Employees in organizations face countless daily situations in which they make a choice to speak up, exercise voice, or remain silent. Too many choose to remain silent. Others only tell supervisors what they want to hear, becoming 'yes' men and women. Expressing one's voice increases individual health and well-being and enhances learning, quality and timeliness of decision making, work engagement, and ultimately team and organizational success. This volume, containing chapters by international researchers, examines the causes and consequences of exercising voice and ways individuals and organizations can support voice in the workplace.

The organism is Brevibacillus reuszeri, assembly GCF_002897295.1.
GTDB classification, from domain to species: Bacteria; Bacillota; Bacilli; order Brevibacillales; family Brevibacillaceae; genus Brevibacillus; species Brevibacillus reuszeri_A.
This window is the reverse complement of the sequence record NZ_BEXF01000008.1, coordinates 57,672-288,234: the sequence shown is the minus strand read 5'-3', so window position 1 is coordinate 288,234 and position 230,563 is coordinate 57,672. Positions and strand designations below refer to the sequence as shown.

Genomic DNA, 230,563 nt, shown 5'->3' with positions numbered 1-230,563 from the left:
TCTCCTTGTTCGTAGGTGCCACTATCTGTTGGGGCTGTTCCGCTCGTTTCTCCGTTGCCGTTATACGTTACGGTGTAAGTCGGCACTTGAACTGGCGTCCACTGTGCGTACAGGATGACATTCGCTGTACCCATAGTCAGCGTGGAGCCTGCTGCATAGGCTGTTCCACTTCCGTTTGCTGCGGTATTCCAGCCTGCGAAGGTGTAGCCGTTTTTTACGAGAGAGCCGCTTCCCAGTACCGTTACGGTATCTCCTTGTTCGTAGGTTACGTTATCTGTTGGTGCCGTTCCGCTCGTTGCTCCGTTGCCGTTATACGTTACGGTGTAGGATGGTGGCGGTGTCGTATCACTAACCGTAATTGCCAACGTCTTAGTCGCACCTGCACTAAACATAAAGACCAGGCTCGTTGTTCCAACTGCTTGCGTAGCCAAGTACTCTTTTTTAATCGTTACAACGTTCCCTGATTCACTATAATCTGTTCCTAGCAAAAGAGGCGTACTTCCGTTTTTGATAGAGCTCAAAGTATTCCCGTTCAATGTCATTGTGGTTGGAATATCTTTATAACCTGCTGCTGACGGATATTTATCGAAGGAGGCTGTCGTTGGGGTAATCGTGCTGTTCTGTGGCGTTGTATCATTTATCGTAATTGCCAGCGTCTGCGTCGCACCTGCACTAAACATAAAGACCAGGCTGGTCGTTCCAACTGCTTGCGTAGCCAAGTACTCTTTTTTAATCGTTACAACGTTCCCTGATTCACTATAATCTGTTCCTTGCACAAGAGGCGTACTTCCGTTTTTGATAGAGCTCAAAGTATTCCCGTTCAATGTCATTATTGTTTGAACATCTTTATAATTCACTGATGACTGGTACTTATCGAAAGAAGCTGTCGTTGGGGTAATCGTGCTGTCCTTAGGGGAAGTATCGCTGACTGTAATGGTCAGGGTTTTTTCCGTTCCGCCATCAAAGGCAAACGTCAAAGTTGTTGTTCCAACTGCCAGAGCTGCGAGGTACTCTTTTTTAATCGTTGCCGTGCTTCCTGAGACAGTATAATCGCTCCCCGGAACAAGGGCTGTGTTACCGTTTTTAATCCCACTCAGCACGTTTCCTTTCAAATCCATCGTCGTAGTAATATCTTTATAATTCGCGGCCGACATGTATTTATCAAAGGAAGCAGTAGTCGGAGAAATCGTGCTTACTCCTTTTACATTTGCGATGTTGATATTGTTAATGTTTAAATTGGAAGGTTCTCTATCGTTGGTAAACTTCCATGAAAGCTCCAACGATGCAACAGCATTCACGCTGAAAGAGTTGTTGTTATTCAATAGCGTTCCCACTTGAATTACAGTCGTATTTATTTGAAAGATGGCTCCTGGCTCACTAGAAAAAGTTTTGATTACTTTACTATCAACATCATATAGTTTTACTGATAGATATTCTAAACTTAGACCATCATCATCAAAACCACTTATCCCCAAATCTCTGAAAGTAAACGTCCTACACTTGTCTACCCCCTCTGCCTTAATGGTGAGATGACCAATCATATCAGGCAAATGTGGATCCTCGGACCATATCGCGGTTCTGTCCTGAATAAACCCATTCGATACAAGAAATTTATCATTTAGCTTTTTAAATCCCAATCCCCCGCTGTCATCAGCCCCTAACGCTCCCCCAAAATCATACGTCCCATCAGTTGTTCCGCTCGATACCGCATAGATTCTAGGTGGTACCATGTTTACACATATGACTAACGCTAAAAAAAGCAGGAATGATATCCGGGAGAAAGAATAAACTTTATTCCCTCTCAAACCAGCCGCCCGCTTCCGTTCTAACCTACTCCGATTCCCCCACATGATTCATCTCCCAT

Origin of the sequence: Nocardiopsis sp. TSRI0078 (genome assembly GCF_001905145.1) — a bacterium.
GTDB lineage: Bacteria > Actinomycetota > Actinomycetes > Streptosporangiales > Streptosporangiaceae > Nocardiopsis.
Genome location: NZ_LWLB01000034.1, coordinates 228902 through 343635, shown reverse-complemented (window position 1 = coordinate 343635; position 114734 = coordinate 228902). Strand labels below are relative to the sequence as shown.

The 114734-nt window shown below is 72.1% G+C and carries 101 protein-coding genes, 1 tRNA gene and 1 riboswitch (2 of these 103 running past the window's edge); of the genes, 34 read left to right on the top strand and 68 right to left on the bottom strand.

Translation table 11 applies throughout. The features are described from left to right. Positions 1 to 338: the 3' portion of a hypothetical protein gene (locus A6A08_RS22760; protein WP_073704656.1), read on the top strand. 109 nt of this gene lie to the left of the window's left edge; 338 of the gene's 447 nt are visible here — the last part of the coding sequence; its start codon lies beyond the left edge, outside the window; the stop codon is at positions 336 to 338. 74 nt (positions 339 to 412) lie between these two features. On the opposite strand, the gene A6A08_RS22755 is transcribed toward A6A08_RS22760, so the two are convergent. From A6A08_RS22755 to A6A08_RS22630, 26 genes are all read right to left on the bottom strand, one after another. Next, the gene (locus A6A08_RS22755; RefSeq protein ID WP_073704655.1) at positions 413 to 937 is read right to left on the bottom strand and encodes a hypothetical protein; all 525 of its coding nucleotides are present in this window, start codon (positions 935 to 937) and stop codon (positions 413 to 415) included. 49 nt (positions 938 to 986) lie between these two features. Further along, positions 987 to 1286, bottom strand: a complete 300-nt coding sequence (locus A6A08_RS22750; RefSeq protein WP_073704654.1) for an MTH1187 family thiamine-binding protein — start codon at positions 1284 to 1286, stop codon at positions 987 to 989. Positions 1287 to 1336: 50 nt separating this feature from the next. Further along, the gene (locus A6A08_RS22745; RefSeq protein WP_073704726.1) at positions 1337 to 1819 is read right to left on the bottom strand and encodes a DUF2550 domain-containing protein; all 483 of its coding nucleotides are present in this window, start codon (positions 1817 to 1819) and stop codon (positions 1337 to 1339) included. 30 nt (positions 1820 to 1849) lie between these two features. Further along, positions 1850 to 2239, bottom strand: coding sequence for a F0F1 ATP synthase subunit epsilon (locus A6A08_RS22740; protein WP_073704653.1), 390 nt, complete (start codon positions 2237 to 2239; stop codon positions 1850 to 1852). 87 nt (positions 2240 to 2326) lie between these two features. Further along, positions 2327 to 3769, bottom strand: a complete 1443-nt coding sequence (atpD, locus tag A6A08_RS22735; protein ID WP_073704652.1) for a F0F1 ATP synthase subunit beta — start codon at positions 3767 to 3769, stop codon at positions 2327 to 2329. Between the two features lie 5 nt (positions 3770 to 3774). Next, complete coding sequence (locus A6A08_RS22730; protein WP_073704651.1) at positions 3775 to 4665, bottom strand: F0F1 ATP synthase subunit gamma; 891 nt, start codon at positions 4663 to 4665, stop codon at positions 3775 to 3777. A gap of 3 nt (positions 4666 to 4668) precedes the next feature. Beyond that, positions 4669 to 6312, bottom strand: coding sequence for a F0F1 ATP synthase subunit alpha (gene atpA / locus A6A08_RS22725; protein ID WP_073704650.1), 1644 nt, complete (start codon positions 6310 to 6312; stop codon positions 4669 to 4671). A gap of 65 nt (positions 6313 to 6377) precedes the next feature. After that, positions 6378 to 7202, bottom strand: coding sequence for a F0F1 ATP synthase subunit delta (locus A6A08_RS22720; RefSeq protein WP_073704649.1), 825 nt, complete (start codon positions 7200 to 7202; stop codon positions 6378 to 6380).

Including contributors who are internationally recognized academics from a range of countries, this book will prove to be an essential resource for scholars and students in the field of human resource management.
Contributors: N.M. Ashkanasy, I.C. Botero, D.M. Breaux-Soignet, R.J. Burke, D.S. Chiaburu, C.L. Cooper, L.M. Dunn-Jensen, M.S. Edwards, C. Farh, J. Feitosa, M.L. Frazier, E.C. Holley, R.H. Kilmann, J.J. Kish-Gephart, S.A. Lawrence, M.P. Miceli, J.P. Near, L.A. O'Hara, C. Pury, M. Reeves, K.C. Ryan, E. Salas, W.D. Schneper, J.M. Spencer, J.P. Strauss, L. Van Dyne, M.A. Von Glinow, D.A. Wernick, K. Wu
About: This book examines the decision to speak out in organizations or to keep silent, the roles of fear and courage, and why increasing valid information and truth is central to individual and organizational health.
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